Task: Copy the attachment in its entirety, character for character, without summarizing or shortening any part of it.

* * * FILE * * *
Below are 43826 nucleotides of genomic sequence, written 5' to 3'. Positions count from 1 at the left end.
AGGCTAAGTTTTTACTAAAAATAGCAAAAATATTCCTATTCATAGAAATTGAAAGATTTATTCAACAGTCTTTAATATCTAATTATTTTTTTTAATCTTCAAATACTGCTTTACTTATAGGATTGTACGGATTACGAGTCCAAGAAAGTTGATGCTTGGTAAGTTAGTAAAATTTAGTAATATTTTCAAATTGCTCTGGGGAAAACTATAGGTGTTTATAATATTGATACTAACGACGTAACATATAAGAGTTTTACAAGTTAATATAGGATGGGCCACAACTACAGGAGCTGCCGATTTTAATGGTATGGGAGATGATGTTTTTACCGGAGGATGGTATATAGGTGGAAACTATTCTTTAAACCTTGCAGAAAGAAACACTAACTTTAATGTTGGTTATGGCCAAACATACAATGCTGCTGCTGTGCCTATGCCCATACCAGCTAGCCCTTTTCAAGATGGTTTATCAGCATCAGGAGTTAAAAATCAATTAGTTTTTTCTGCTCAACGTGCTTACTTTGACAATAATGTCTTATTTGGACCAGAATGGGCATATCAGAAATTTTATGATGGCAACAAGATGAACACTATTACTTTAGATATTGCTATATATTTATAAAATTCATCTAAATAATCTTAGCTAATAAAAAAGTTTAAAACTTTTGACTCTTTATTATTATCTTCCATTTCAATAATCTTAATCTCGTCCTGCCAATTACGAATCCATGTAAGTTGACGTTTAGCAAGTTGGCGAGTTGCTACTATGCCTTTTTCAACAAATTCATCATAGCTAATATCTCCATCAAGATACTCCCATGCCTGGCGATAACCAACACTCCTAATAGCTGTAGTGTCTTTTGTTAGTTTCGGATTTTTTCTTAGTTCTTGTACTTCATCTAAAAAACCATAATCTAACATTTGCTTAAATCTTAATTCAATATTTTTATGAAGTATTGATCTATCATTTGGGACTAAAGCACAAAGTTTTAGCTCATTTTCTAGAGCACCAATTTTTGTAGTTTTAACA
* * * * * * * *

Below are 43826 nucleotides of genomic sequence, written 5' to 3'. Positions count from 1 at the left end.
AGGCTAAGTTTTTACTAAAAATAGCAAAAATATTCCTATTCATAGAAATTGAAAGATTTATTCAACAGTCTTTAATATCTAATTATTTTTTTTAATCTTCAAATACTGCTTTACTTATAGGATTGTACGGATTACGAGTCCAAGAAAGTTGATGCTTGGTAAGTTAGTAAAATTTAGTAATATTTTCAAATTGCTCTGGGGAAAACTATAGGTGTTTATAATATTGATACTAACGACGTAACATATAAGAGTTTTACAAGTTAATATAGGATGGGCCACAACTACAGGAGCTGCCGATTTTAATGGTATGGGAGATGATGTTTTTACCGGAGGATGGTATATAGGTGGAAACTATTCTTTAAACCTTGCAGAAAGAAACACTAACTTTAATGTTGGTTATGGCCAAACATACAATGCTGCTGCTGTGCCTATGCCCATACCAGCTAGCCCTTTTCAAGATGGTTTATCAGCATCAGGAGTTAAAAATCAATTAGTTTTTTCTGCTCAACGTGCTTACTTTGACAATAATGTCTTATTTGGACCAGAATGGGCATATCAGAAATTTTATGATGGCAACAAGATGAACACTATTACTTTAGATATTGCTATATATTTATAAAATTCATCTAAATAATCTTAGCTAATAAAAAAGTTTAAAACTTTTGACTCTTTATTATTATCTTCCATTTCAATAATCTTAATCTCGTCCTGCCAATTACGAATCCATGTAAGTTGACGTTTAGCAAGTTGGCGAGTTGCTACTATGCCTTTTTCAACAAATTCATCATAGCTAATATCTCCATCAAGATACTCCCATGCCTGGCGATAACCAACACTCCTAATAGCTGTAGTGTCTTTTGTTAGTTTCGGATTTTTTCTTAGTTCTTGTACTTCATCTAAAAAACCATAATCTAACATTTGCTTAAATCTTAATTCAATATTTTTATGAAGTATTGATCTATCATTTGGGACTAAAGCACAAAGTTTTAGCTCATTTTCTAGAGCACCAATTTTTGTAGTTTTAACA